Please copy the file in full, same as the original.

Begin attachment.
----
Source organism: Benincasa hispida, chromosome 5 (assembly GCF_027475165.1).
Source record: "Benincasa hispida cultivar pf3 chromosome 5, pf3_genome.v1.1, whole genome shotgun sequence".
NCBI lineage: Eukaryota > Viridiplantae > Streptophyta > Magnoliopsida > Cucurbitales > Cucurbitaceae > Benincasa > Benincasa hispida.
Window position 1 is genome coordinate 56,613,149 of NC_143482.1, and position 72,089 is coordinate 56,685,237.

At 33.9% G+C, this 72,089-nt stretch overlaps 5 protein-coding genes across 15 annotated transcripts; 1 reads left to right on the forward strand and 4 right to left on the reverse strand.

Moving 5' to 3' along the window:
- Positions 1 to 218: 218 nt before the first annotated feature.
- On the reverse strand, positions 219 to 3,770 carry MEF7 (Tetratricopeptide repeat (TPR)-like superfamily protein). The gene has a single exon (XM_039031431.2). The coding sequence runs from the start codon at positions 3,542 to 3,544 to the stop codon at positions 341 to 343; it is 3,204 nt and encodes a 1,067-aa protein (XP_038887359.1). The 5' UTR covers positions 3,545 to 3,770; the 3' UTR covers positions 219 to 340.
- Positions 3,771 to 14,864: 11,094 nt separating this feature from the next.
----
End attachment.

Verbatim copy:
Source organism: Benincasa hispida, chromosome 5 (assembly GCF_027475165.1).
Source record: "Benincasa hispida cultivar pf3 chromosome 5, pf3_genome.v1.1, whole genome shotgun sequence".
NCBI lineage: Eukaryota > Viridiplantae > Streptophyta > Magnoliopsida > Cucurbitales > Cucurbitaceae > Benincasa > Benincasa hispida.
Window position 1 is genome coordinate 56,613,149 of NC_143482.1, and position 72,089 is coordinate 56,685,237.

At 33.9% G+C, this 72,089-nt stretch overlaps 5 protein-coding genes across 15 annotated transcripts; 1 reads left to right on the forward strand and 4 right to left on the reverse strand.

Moving 5' to 3' along the window:
- Positions 1 to 218: 218 nt before the first annotated feature.
- On the reverse strand, positions 219 to 3,770 carry MEF7 (Tetratricopeptide repeat (TPR)-like superfamily protein). The gene has a single exon (XM_039031431.2). The coding sequence runs from the start codon at positions 3,542 to 3,544 to the stop codon at positions 341 to 343; it is 3,204 nt and encodes a 1,067-aa protein (XP_038887359.1). The 5' UTR covers positions 3,545 to 3,770; the 3' UTR covers positions 219 to 340.
- Positions 3,771 to 14,864: 11,094 nt separating this feature from the next.